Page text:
Diagnosing Kidney Disease
With one of the country’s first renal pathology labs, the Yale Medicine Department of Pathology is well-known for its expertise in renal (kidney) disease. “We have a longstanding tradition of excellence in kidney pathology,” says pathologist Gilbert Moeckel, MD. “We have a great deal of experience and a large repository of previous cases,” he says. “We have the opportunity to study and compare tens of thousands of kidney biopsies, right here in our biopsy repository.”
“To make the best diagnosis on the kidney biopsy,” Dr. Moeckel says, “it’s important to have electron microscopy. That equipment is not found in every hospital or private practice physician clinic. We can do very detailed tests that nobody else can do.”
What is renal failure?
The kidneys are tasked with filtering waste products from the blood. A variety of conditions—including kidney stones, diabetes and high blood pressure—can interfere with kidney function and disable one or both kidneys.
It’s possible to live a full life with only one functioning kidney. However, if both kidneys fail, dialysis (a mechanical system that cleans the blood) or a kidney transplant is needed. Kidney failure can happen suddenly or over a period of time.
Which symptoms suggest the need for a kidney biopsy?
Symptoms include swelling, uncontrollable high blood pressure, seizures and even falling into a coma. A kidney biopsy may be recommended because a person notices blood in his or her urine. Physicians may order a biopsy if excess protein is detected in a routine urine sample, or if kidney disease is suspected or has been previously diagnosed.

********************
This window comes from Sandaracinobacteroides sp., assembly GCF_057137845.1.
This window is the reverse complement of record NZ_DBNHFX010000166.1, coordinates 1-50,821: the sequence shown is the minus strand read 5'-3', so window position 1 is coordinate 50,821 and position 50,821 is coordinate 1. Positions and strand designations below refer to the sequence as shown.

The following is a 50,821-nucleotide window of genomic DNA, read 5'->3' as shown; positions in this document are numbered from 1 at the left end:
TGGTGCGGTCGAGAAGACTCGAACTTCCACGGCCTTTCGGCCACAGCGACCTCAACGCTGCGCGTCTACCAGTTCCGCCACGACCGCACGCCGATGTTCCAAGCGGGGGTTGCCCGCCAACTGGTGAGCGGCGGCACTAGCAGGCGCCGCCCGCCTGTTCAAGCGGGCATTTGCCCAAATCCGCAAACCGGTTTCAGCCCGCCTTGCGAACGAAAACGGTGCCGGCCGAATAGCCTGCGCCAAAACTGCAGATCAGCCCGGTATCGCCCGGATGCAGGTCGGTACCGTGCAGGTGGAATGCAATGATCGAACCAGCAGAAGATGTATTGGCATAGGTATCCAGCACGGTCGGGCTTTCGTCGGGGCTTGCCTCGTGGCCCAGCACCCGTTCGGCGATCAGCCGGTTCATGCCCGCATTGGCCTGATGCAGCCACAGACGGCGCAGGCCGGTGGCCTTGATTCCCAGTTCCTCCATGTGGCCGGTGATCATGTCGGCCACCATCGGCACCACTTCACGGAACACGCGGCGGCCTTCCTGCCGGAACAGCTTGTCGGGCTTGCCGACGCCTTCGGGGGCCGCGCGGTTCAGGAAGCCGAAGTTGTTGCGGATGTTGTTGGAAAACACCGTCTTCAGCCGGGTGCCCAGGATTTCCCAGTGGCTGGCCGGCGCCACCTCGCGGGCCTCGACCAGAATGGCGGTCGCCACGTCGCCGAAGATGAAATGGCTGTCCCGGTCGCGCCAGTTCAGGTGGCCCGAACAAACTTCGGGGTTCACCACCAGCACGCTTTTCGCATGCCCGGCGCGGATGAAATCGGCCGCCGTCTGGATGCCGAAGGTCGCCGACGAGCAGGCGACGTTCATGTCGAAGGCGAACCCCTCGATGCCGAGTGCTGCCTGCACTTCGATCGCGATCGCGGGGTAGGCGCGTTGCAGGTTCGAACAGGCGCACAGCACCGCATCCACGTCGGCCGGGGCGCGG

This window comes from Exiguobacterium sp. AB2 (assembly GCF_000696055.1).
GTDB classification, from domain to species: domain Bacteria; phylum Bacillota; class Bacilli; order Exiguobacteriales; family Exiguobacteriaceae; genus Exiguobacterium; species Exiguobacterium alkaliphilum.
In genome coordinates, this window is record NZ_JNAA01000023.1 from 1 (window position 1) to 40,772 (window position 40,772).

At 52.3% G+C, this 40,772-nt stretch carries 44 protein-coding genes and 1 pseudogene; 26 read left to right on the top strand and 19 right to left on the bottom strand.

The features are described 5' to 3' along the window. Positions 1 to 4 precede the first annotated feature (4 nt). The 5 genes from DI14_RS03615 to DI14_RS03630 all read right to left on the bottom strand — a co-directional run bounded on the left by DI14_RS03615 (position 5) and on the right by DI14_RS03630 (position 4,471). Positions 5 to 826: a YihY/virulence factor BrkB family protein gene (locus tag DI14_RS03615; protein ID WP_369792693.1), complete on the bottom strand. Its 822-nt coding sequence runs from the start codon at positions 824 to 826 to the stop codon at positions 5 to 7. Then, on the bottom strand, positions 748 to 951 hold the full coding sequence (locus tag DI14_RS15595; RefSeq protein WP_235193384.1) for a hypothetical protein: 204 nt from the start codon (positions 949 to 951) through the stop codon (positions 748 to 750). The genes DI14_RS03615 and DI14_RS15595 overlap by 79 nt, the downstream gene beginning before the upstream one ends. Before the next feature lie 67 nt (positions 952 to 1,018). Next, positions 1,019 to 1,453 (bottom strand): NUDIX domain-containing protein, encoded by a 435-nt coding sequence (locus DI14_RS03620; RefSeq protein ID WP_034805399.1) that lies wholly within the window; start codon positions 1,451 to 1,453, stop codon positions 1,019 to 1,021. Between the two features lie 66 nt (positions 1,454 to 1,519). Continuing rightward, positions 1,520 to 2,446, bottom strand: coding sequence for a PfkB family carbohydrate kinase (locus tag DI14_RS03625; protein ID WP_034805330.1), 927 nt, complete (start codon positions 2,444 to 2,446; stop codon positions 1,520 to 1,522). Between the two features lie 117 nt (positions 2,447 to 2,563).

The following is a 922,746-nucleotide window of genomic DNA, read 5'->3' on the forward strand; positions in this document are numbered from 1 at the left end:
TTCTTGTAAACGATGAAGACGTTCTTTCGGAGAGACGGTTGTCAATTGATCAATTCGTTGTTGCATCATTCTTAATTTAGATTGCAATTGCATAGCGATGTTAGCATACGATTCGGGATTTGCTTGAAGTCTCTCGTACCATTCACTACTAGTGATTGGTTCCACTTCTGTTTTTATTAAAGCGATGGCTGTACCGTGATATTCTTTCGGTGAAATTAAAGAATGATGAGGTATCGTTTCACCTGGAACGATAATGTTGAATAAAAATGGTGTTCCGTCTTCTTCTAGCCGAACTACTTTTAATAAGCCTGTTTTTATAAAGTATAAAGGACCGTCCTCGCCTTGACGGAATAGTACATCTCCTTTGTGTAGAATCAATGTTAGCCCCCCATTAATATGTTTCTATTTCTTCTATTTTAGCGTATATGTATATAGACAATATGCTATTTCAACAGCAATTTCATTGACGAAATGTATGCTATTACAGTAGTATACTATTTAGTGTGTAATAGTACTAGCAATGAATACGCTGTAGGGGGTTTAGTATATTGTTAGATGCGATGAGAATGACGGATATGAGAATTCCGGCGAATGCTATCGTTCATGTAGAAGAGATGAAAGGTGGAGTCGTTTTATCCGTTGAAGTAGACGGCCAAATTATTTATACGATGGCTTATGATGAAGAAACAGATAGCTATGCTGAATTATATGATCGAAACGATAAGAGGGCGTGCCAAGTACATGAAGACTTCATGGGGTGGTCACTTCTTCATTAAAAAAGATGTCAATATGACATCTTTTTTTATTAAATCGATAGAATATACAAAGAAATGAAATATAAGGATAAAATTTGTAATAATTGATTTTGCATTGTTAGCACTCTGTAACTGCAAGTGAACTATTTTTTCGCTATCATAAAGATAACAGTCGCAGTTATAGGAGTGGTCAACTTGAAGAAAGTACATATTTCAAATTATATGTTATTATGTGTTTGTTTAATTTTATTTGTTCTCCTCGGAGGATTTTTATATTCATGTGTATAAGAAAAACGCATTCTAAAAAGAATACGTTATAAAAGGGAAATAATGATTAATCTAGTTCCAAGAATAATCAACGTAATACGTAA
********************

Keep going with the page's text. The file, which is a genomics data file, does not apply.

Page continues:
The biopsy will provide important information about the cause of renal disease. Most kidney biopsies are outpatient procedures performed under local anesthesia. A needle or scope is used to remove a tiny piece of tissue from one or both kidneys for close examination by a pathologist.
What do pathologists look for when examining a kidney biopsy?
“It’s our job to find out what is going on with the person’s kidney,” Dr. Moeckel says. The visual evaluation is used to detect the presence of cells with certain characteristics that will in turn point toward a diagnosis. Potential results could include the following: inflammation, scarring, hypertension-mediated injury of the kidney, diabetic injury of the kidney, or cancer.
How does a pathologist’s findings affect treatment of renal disease?
Treatment of renal disease is dictated by the kidney biopsy, Dr. Moeckel says.
If the cause of the kidney failure is an infection, it may be treated with antibiotics. If inflammation is the suspected cause, then steroid treatment may be recommended. If a patient’s kidney biopsy shows evidence of extensive damage to the kidney, the patient may need dialysis or a kidney transplant, he notes.
What makes Yale Medicine’s approach to the diagnosis of renal disease unique?
As a pioneer in the field of renal pathology, Yale Medicine has become a national leader, known for cutting-edge technology and extensive experience in its use. “To make the best diagnosis on the kidney biopsy,” Dr. Moeckel says, “it’s important to have electron microscopy. That equipment is not found in every hospital or private practice physician clinic. We can do very detailed tests that nobody else can do.”
He says that the electron microscope is a valuable diagnostic tool. However, Dr. Moeckel adds, "it’s not only about having the best technology, but you also need people who have experience using it. Our technologists have a combined experience of more than 50 years in immunofluorescence and electron microscopy.”